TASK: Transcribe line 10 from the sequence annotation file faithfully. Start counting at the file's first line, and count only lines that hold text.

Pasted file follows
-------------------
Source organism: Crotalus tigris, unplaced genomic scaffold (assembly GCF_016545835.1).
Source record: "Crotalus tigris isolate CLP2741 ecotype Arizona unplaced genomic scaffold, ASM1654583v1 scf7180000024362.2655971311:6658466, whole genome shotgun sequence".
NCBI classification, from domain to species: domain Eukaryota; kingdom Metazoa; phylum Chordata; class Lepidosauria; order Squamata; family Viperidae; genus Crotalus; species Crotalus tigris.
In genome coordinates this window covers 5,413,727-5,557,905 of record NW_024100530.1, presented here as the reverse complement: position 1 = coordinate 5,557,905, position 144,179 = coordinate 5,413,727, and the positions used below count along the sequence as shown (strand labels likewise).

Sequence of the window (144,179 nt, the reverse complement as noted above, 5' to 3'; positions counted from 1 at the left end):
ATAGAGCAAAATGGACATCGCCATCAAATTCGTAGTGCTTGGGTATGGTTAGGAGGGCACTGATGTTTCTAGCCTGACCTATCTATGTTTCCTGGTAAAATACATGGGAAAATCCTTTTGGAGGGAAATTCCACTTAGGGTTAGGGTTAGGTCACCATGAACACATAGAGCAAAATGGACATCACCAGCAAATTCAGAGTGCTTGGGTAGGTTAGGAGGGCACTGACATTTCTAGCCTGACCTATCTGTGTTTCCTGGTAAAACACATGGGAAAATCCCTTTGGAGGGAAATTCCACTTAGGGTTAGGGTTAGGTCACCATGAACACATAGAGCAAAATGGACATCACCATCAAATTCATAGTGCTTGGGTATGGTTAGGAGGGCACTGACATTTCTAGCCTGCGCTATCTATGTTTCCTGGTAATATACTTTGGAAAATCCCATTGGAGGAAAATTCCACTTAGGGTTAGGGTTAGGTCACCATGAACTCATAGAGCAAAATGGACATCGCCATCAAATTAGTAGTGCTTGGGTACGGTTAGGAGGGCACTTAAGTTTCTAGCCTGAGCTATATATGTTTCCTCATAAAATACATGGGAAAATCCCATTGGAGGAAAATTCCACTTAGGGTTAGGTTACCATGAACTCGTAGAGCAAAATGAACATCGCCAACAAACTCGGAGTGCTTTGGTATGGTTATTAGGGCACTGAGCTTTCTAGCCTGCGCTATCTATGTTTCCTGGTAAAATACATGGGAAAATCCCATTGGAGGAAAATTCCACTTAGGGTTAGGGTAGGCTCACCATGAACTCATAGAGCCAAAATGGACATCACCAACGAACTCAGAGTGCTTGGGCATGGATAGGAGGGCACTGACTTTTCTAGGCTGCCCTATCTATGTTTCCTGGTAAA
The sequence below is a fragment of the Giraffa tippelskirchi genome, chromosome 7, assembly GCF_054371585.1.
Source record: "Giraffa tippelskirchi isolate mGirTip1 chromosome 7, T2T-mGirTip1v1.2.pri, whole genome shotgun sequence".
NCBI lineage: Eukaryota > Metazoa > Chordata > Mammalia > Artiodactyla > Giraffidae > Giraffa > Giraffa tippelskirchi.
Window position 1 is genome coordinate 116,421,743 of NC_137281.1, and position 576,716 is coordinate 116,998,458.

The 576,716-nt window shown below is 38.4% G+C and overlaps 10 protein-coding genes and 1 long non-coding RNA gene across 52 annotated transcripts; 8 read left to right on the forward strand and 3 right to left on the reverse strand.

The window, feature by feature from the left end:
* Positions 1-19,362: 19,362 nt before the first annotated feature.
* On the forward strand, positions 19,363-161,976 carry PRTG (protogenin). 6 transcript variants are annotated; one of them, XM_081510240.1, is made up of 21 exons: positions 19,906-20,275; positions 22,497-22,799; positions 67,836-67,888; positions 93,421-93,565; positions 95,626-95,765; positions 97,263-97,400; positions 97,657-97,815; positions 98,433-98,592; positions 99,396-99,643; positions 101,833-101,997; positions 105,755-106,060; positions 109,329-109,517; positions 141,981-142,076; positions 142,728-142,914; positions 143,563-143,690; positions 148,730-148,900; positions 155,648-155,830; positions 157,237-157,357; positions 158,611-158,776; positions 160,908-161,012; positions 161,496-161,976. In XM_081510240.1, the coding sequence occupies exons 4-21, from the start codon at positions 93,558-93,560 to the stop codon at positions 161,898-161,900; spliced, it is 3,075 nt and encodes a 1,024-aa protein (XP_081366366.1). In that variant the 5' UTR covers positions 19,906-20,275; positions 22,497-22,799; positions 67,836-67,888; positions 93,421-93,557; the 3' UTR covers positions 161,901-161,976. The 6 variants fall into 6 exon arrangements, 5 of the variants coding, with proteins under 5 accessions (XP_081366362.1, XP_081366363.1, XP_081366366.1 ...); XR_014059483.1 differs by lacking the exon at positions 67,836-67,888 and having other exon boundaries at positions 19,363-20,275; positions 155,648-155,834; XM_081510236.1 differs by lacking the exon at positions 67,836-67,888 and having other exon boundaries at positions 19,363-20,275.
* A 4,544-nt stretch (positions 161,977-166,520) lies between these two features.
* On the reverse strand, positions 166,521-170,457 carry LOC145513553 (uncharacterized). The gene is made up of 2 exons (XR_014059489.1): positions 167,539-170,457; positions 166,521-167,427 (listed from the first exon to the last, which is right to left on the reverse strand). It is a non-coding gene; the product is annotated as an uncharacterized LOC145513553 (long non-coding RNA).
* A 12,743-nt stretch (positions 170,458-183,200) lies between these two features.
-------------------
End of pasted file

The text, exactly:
Window position 1 is genome coordinate 116,421,743 of NC_137281.1, and position 576,716 is coordinate 116,998,458.